Laser Maze - Photo by Eric Schneeweis

You may remember the Laser Maze from Milwaukee MakerFest in 2013, or maybe you experienced it at Maker Faire Milwaukee in 2014. Well, it’s coming back! Somehow I volunteered to design & build the hardware for Laser Maze 2015!

Laser Pointers

Step 1: Acquire lasers.

I’ve got a big pile of laser pointers, so far so good. Now, I should mention I didn’t do the set-up in previous years, and I don’t have much to work from, so I’ll be making a bunch of decisions, and if they are terrible, let me know.

In the coming weeks I’ll be designing a 3D printed mount for the laser pointers. It will hold the front half, so we can unscrew the back half to change batteries without removing the laser from its position. There is a zip tie on the laser that slides and rotates into place to hold the button down. (A simple design, we’re going for simple on this whole thing.)

Scoreboard

The scoreboard is an Adafruit 1.2″ 4-Digit 7-Segment Display. I’ll probably use a Teensy 3.1 as the controller, and there will be a big green start button and a big red stop button. You press start at one end of the maze and the counter begins… and when you get to the end you press stop and you know your time from the scoreboard.

Oh, and the laser pointers… they bounce off some mirrors and hit solar panels connected to the Teensy. When you break the beam the voltage from the panel drops (which is recognized on the Teensy) and you get penalized. We’ll add time to your total as well. So if you’re 10 seconds into it and break a beam, the timer will suddenly display 20 seconds instead of 10 (or whatever, we’ll figure out the math later.)

There should also be a buzzer of some kind, for the start, stop, and breaking of the beam. I’m just using a piezo for prototyping, but we’ll make sure we have something LOUD for the event.

There are some notes about everything on the laser maze wiki page, but I’ll keep documenting here as I go.

Here’s a video of the Turndrawble in action… Also, as an added bonus you get to hear the strains of a DC motor moving a gearbox to spin the platter. Turn it up, man!

Don’t forget to check out the blog post and the Turndrawble project page.

Turndrawble

If you’ve been following any of my adventures since I first mentioned a Turntable Drawing Machine, this is the result. The Turndrawble is a machine that uses a spinning platter and a movable arm to create drawings.

Turndrawble

Unlike many of the things I’ve been working on lately, the Turndrawble leans more towards the “art object” side of things than the “here’s all the files/you can easily make one” side of things. That isn’t meant to say you could not make one, but the prime objective was to create an aesthetically pleasing machine that was unique. (I hope I did that!)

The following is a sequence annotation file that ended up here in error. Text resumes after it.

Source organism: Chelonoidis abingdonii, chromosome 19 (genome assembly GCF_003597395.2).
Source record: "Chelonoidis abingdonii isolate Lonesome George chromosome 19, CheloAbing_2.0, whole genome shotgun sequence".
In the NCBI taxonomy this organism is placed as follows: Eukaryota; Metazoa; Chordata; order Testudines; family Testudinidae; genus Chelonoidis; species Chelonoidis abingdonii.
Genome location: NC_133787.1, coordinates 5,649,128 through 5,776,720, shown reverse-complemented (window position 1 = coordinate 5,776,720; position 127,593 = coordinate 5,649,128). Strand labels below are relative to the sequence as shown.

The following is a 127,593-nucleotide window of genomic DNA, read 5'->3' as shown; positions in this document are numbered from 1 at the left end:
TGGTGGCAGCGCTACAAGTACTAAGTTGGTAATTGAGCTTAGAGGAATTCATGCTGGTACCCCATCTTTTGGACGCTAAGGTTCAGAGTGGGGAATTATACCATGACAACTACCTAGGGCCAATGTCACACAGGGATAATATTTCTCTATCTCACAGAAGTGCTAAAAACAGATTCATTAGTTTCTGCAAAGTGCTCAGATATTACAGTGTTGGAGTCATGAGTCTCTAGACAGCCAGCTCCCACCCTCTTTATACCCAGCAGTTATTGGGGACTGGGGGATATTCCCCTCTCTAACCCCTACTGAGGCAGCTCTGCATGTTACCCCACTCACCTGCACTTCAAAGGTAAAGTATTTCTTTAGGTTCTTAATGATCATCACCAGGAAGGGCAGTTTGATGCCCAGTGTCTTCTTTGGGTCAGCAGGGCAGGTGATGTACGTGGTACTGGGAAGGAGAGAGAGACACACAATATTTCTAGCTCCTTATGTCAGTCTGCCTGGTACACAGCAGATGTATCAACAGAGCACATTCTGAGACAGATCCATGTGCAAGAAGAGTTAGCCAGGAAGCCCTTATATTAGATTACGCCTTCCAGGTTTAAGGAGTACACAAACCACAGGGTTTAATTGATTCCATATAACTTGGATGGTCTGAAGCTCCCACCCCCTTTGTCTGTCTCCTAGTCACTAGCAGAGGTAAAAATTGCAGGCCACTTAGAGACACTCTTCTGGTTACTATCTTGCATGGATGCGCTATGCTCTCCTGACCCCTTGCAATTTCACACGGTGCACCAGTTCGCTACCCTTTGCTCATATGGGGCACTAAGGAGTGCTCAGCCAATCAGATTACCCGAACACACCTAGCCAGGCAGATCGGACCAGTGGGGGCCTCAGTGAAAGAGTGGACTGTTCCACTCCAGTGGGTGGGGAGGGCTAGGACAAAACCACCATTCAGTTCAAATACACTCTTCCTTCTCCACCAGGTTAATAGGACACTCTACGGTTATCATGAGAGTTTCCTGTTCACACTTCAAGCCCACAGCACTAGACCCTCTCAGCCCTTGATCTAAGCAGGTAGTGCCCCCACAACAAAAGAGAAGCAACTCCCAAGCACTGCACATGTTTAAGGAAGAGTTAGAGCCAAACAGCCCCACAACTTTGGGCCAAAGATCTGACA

I also wanted to build a machine I could bring to events and allow people to use in order to create drawings. Often in the past I’ve brought drawing machines places but I’ve ether operated them or they’ve operated (semi-) autonomously. The Turndrawble presents a chance for the viewer to become a participant.

Turndrawble

(I’ll be posting photos of some of the drawings soon as well. There’s also a video.)

Check out the Turndrawble project page for more info, links to files, etc. if case you want to try to build your own. (I’ve been thinking of building a much smaller and simpler version as a kit you can purchase and assemble. Stay tuned for updates on that.)

The Badger: Waterproof USB Solar Panel

For the past nine months I’ve been working with Brown Dog Gadgets on a number of projects. It’s been mostly kits for the educational market, and I’ve done a lot of design work, and a bit of electronics prototyping, as well as writing code and lending a bit of advice about marketing. The most recent project is The Badger, a waterproof USB solar charger.

You may remember that two years ago Josh launched a campaign for solar chargers and it did pretty well. Since then he’s taken feedback and requests from customers and came up with The Badger, which offers a number of improvements, mainly the waterproof qualities, but it’s also a damn tough panel! We’ve run it over with a car, dropped a bowling ball on it, and shot at it with a gun. Oh, it also sat it water for two days, and worked just fine when we pulled it out.